What do I do when my apartment needs maintenance?

One of the great things about living in an apartment near USF is that you don't have to do maintenance for your home – your complex will take care of these issues! Each USF apartment handles maintenance issues a bit differently, but there are some basic guidelines on how maintenance is handled. If this is your first apartment, you may want to ask your landlord to explain their maintenance procedures, but they generally go over them when you sign your lease.

If your maintenance issue is an emergency, there is usually a number you can call 24/7. Emergencies generally include water leaks (bigger leaks, a tiny drip may have to wait for a day), gas leaks, some electrical issues, sewer issues, and in extreme weather, lack of heat or air conditioning. Sometimes, these issues will have to wait if you call in the middle of the night, but there are some things, like water gushing in your house, that will be taken care of immediately. If there is a fire or a break in, do call 911, not your emergency maintenance. If your power goes out, you should probably call the power company, especially if the power is out in multiple homes and buildings.

There are many maintenance issues that are not emergencies (though often, they feel like an emergency at the time). Usually, you submit a maintenance request to through a website, by phone, or in writing at your community office. These requests range from stopped up garbage disposals to fixing an oven to spraying for pests. Most repairs and maintenance are really not emergencies. Many USF apartments offer some kind of guarantee, such as fixing a problem within 24 hours of it being reported.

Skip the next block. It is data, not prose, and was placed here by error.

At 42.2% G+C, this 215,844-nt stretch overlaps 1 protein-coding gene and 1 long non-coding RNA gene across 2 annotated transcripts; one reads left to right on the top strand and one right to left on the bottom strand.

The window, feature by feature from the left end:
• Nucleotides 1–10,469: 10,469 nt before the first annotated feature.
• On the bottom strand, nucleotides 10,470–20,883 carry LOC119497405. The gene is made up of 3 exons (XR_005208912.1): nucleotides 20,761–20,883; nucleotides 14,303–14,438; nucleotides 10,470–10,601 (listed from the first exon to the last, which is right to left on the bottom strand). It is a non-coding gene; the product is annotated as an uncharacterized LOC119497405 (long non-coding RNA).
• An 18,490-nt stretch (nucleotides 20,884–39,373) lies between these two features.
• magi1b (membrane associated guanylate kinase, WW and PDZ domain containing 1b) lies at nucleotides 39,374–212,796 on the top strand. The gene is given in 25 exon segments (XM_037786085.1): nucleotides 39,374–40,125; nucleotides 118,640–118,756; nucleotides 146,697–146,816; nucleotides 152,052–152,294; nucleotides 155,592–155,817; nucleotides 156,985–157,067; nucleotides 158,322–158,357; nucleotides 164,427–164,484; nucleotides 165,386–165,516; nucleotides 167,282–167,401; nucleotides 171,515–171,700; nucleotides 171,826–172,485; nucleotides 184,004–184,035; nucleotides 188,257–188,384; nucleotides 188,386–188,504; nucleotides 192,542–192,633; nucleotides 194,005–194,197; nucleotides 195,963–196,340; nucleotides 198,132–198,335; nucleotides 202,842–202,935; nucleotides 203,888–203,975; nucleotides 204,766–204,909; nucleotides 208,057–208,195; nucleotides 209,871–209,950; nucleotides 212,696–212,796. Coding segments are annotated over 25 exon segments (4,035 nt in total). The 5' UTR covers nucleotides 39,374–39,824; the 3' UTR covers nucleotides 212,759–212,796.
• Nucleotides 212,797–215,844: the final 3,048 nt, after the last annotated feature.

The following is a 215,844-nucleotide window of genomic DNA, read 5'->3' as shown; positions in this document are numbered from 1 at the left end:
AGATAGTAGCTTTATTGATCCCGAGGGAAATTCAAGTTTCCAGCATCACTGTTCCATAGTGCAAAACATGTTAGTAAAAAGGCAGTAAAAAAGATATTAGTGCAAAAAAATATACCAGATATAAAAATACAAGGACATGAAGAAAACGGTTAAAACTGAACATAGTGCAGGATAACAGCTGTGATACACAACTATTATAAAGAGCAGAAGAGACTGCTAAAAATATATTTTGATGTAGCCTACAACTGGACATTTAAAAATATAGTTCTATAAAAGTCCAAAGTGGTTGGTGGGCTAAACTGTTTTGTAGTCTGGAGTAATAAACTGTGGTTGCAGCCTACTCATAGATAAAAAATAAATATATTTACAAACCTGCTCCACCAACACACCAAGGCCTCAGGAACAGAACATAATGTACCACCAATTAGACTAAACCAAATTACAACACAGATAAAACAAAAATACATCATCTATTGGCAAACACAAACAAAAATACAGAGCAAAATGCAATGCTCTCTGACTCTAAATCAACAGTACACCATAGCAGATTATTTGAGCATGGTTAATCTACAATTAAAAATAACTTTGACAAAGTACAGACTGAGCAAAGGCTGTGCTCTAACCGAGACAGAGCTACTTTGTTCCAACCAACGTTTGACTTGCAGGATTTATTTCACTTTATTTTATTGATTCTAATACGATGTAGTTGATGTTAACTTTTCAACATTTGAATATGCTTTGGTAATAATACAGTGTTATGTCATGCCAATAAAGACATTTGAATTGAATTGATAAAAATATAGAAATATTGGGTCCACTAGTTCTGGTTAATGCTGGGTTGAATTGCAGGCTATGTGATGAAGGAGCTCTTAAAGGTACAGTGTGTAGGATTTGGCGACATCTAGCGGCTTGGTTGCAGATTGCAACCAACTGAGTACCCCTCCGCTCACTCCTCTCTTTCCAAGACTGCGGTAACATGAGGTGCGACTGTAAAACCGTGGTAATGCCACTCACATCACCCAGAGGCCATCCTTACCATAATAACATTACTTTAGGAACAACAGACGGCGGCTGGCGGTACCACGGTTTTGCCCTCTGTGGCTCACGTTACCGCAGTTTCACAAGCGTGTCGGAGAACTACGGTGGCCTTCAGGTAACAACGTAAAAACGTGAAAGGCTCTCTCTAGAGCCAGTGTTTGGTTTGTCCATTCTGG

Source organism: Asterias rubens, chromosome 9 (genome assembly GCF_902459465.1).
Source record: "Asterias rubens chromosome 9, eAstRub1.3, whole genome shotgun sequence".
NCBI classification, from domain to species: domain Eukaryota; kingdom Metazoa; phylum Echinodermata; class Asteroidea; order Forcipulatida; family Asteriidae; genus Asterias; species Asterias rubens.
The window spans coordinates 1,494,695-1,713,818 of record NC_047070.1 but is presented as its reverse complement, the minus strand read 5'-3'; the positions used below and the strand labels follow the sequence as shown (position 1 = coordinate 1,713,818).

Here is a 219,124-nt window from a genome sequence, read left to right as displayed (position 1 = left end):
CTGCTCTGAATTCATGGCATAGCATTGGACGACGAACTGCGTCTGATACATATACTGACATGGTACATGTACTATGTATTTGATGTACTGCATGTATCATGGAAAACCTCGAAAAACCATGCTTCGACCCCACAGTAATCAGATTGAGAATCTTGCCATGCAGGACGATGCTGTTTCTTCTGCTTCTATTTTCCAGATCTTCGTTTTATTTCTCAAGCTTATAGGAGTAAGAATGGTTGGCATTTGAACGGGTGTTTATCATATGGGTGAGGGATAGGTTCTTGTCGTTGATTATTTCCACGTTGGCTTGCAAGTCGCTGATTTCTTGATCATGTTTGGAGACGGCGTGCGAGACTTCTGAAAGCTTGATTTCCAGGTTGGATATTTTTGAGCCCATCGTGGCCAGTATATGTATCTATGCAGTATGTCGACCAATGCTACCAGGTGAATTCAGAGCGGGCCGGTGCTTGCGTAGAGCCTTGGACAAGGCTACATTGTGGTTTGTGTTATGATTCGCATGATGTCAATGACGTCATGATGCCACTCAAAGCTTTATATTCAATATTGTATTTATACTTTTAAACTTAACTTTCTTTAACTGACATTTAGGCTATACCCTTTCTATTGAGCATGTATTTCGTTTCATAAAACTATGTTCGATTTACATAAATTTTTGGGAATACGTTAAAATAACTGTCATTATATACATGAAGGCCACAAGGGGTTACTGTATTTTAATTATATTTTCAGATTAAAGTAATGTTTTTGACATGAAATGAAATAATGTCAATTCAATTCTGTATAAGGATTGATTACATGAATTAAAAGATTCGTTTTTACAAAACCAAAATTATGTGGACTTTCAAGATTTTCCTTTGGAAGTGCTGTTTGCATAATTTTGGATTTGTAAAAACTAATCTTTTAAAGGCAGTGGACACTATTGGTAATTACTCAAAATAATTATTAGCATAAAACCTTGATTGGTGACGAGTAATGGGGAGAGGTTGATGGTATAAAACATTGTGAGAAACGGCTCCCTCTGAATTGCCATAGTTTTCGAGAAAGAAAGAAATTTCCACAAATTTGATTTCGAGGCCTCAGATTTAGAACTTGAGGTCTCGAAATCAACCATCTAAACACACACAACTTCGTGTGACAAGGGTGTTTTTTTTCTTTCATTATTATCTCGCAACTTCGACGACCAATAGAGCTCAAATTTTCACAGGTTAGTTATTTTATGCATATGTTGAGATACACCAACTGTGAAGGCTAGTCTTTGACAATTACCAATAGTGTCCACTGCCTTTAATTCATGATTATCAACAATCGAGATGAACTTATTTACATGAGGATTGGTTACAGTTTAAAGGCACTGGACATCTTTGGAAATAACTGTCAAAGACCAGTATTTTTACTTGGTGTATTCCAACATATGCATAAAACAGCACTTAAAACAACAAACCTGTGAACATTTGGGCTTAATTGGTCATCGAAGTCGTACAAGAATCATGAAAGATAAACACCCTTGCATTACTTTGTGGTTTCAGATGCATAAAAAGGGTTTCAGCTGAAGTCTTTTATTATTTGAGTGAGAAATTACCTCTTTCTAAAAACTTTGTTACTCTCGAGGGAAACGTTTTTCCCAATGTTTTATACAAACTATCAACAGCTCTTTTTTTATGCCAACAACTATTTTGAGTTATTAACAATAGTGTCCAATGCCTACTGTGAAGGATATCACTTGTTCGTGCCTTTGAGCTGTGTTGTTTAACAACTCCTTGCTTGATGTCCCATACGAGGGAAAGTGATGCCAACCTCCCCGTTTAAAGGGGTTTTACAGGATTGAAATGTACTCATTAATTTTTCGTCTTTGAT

Some places have the tenant be responsible for some repairs that other places will do for you. This is where you must read your lease. You may be responsible for replacing light bulbs or air filters, or your landlord may be willing to do this for you. Some places will charge to fix problems that you have caused, such as breaking a window or clogging a drain, while others do not. You want to know if you will be charged before you make a request, not after – so read your lease!

You will also want to know procedures for maintenance when you are not at home. You may need to give maintenance permission to enter your home if you are not there. You may also want to request that they come when you are home. Usually, you should make these requests at the time that you make your maintenance request.

As you live in your apartment near USF, you hopefully will not need to contact maintenance very often, but it is helpful to know in advance how you should handle these situations. Most places that you can live out will handle the more stressful maintenance issues, allowing you to focus on your life, your studies, and your work.

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